- The COVID-19 pandemic, which has been going on for a year, is a universal threat. In the fight against the virus, Serbia is among the countries with the fewest casualties. What caused this? What is our cooperation against the virus?

- During the pandemic, the Republic of Serbia managed, with timely measures, to deal to a large extent in the field of health and in the field of economy, with most of the negative consequences of the virus. Of course, every human life is a great loss and brings lasting pain, especially for the families of the deceased. But we do see the superhuman efforts of our doctors and medical staff, as well as the wise and far-sighted policies of President Vučić. With the government of Serbia and all competent institutions, we managed to reduce the number of deaths to a number that is among the lowest in Europe (about 1.01%). In the midst of the coronavirus, Serbia, with an increase in the salaries of health workers (by about 30% compared to the previous year), managed to improve and equip both numerous health institutions and build two completely new hospitals - one in Belgrade (with a capacity of 930 beds) and the other in Kruševac (with a capacity of 500 beds). Also, thanks to the superhuman efforts of our heads of state, vaccines have been provided by five manufacturers - the American Pfizer, the Russian Sputnik, the Chinese Sinopharm, the Astra Zeneca and the Moderna. To date, more than 1,300,000 of our citizens have been vaccinated.

Bulgaria and Serbia had excellent cooperation and we have already expressed our gratitude several times for the equipment and assistance that Bulgaria sent to Serbia at the beginning of the crisis, which was intended primarily for our fellow citizens belonging to the Bulgarian national minority living in Serbia.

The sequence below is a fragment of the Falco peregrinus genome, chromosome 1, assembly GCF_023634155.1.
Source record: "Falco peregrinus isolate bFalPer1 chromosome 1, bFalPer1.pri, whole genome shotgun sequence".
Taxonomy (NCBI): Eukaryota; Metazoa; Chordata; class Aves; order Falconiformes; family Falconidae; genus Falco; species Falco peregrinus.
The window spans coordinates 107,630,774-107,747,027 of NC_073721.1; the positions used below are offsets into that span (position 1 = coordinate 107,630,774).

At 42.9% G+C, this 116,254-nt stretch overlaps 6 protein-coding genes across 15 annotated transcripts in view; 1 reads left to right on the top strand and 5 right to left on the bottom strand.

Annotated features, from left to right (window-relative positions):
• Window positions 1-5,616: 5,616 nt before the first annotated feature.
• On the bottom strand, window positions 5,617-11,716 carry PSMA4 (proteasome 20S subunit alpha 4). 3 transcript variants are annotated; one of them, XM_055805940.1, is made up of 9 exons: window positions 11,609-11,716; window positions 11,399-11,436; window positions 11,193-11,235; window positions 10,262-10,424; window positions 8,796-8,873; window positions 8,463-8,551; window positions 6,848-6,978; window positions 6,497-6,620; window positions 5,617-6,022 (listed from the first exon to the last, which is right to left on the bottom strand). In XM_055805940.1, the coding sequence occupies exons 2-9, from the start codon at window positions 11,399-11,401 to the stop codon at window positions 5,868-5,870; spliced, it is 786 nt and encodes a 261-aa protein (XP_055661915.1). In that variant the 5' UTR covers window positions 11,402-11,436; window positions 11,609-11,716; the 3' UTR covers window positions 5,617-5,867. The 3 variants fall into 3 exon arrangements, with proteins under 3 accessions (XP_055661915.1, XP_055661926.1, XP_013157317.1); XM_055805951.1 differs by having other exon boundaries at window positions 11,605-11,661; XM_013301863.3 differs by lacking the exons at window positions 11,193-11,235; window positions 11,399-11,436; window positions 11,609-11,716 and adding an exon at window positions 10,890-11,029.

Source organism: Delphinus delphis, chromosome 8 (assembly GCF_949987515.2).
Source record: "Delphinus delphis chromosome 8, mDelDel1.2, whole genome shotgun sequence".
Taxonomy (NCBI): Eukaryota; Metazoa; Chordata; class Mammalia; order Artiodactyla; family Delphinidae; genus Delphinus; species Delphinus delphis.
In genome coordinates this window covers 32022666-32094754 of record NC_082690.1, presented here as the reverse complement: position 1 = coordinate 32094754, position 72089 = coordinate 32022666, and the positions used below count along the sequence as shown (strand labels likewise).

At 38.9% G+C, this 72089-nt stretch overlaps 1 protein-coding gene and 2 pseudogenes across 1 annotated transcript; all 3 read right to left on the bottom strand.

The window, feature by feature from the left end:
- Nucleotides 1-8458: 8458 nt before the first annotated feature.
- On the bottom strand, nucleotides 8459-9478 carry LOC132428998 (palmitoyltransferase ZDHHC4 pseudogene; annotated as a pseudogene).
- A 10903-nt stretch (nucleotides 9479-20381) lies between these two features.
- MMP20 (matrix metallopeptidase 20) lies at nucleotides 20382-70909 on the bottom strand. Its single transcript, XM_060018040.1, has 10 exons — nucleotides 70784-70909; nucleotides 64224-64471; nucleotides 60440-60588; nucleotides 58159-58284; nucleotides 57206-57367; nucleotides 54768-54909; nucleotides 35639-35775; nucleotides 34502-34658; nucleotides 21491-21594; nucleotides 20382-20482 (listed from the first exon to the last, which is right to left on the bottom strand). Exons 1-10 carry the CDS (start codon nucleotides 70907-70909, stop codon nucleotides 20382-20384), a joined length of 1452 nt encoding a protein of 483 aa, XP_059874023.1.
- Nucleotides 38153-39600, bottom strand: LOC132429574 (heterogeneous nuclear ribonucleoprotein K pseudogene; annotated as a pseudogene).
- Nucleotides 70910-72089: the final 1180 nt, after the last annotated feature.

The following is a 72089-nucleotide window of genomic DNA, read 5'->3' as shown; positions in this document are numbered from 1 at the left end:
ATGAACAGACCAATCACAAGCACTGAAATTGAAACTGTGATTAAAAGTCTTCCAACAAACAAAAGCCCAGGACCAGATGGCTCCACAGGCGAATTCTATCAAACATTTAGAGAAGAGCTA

- During the meeting with Nikola Selaković, President Rumen Radev praised the commitment made by President Aleksandar Vučić during the visit of the Bulgarian head of state to Serbia in June 2018, as well as the actions taken to resolve the problems of the Bulgarian national minority in Serbia. What exactly has been done?

- During the visit of the Minister, we had many open and constructive talks at all levels, including the situation of your national minority living in Serbia. As you pointed out, President Radev and Vice President Ms. Yotova praised the work done, thanked our President Vučić for his personal commitment and implementation of everything requested by our country in 2018 (financial support of the media informing in Bulgarian, printing of textbooks , giving the opportunity to register women's families in an adequate form and others). Naturally, we agreed that the identified problems will continue to exist, but that they are mainly of technical nature, and that we are fully open and that any problem, about which we are informed, we will solve as a matter of urgency. We also informed that the people from the Bulgarian national minority are our fellow citizens, our friends and brothers and that we sincerely want them to stay in these areas and live better. In this sense, I remind you that the Republic of Serbia has built the highway through one of these cities, where the Bulgarian national minority lives - Dimitrovgrad or Tsaribrod, as you call it. We expanded the Pirot Free Zone, with all the necessary infrastructure, to Dimitrovgrad and Babushnitsa, thus creating all the preconditions for specific investments in the economy and the creation of new jobs. And with that we came out to our Bulgarian friends, offering to invest together, but to also work together to attract foreign direct investment in this part of Serbia, to ensure a better and happier life to the Bulgarians and the Serbs who live there. And I will remind you that last year alone, during the coronavirus, Serbia reported 2.9 billion euros in net foreign direct investment, and that in this sense it is a record holder in Europe.